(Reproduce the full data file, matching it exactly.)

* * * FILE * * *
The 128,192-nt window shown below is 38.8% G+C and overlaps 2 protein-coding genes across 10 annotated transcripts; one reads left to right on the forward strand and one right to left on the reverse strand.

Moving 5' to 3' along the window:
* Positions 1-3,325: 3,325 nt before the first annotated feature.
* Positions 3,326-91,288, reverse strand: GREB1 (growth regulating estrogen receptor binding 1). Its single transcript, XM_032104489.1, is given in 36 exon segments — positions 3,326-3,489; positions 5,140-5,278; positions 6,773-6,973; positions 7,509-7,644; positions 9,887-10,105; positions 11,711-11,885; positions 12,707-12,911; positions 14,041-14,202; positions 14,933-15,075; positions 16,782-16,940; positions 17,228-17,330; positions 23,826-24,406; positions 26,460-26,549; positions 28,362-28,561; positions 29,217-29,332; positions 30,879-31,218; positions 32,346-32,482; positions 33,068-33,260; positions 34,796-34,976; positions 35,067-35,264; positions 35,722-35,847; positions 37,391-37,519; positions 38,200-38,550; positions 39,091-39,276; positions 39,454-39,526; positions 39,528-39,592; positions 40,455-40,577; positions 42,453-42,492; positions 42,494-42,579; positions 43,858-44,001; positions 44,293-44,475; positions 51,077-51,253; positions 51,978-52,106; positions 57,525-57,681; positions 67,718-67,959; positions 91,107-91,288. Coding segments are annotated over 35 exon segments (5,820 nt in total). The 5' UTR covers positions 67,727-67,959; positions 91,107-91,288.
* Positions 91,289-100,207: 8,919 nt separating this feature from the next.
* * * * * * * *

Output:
The 128,192-nt window shown below is 38.8% G+C and overlaps 2 protein-coding genes across 10 annotated transcripts; one reads left to right on the forward strand and one right to left on the reverse strand.

Moving 5' to 3' along the window:
* Positions 1-3,325: 3,325 nt before the first annotated feature.
* Positions 3,326-91,288, reverse strand: GREB1 (growth regulating estrogen receptor binding 1). Its single transcript, XM_032104489.1, is given in 36 exon segments — positions 3,326-3,489; positions 5,140-5,278; positions 6,773-6,973; positions 7,509-7,644; positions 9,887-10,105; positions 11,711-11,885; positions 12,707-12,911; positions 14,041-14,202; positions 14,933-15,075; positions 16,782-16,940; positions 17,228-17,330; positions 23,826-24,406; positions 26,460-26,549; positions 28,362-28,561; positions 29,217-29,332; positions 30,879-31,218; positions 32,346-32,482; positions 33,068-33,260; positions 34,796-34,976; positions 35,067-35,264; positions 35,722-35,847; positions 37,391-37,519; positions 38,200-38,550; positions 39,091-39,276; positions 39,454-39,526; positions 39,528-39,592; positions 40,455-40,577; positions 42,453-42,492; positions 42,494-42,579; positions 43,858-44,001; positions 44,293-44,475; positions 51,077-51,253; positions 51,978-52,106; positions 57,525-57,681; positions 67,718-67,959; positions 91,107-91,288. Coding segments are annotated over 35 exon segments (5,820 nt in total). The 5' UTR covers positions 67,727-67,959; positions 91,107-91,288.
* Positions 91,289-100,207: 8,919 nt separating this feature from the next.